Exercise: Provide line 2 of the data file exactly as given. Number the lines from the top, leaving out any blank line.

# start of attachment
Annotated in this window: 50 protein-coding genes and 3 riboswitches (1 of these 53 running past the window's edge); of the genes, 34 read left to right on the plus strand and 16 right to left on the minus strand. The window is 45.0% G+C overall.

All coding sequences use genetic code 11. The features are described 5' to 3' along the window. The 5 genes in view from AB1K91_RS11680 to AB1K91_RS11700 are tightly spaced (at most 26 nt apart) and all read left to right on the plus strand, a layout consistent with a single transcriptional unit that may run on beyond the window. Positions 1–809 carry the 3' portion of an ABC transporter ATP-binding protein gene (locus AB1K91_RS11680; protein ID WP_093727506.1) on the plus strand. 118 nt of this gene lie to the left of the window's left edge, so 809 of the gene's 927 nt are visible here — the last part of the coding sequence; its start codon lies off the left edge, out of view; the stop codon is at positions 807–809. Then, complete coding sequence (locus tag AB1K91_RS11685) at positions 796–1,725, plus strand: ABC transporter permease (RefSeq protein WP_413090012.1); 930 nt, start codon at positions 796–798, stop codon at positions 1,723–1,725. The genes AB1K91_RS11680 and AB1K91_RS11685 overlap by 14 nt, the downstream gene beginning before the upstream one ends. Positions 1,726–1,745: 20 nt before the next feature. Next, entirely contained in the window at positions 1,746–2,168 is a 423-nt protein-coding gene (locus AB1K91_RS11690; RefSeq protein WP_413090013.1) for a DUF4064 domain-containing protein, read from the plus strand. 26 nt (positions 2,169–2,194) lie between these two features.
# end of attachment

All coding sequences use genetic code 11. The features are described 5' to 3' along the window. The 5 genes in view from AB1K91_RS11680 to AB1K91_RS11700 are tightly spaced (at most 26 nt apart) and all read left to right on the plus strand, a layout consistent with a single transcriptional unit that may run on beyond the window. Positions 1–809 carry the 3' portion of an ABC transporter ATP-binding protein gene (locus AB1K91_RS11680; protein ID WP_093727506.1) on the plus strand. 118 nt of this gene lie to the left of the window's left edge, so 809 of the gene's 927 nt are visible here — the last part of the coding sequence; its start codon lies off the left edge, out of view; the stop codon is at positions 807–809. Then, complete coding sequence (locus tag AB1K91_RS11685) at positions 796–1,725, plus strand: ABC transporter permease (RefSeq protein WP_413090012.1); 930 nt, start codon at positions 796–798, stop codon at positions 1,723–1,725. The genes AB1K91_RS11680 and AB1K91_RS11685 overlap by 14 nt, the downstream gene beginning before the upstream one ends. Positions 1,726–1,745: 20 nt before the next feature. Next, entirely contained in the window at positions 1,746–2,168 is a 423-nt protein-coding gene (locus AB1K91_RS11690; RefSeq protein WP_413090013.1) for a DUF4064 domain-containing protein, read from the plus strand. 26 nt (positions 2,169–2,194) lie between these two features.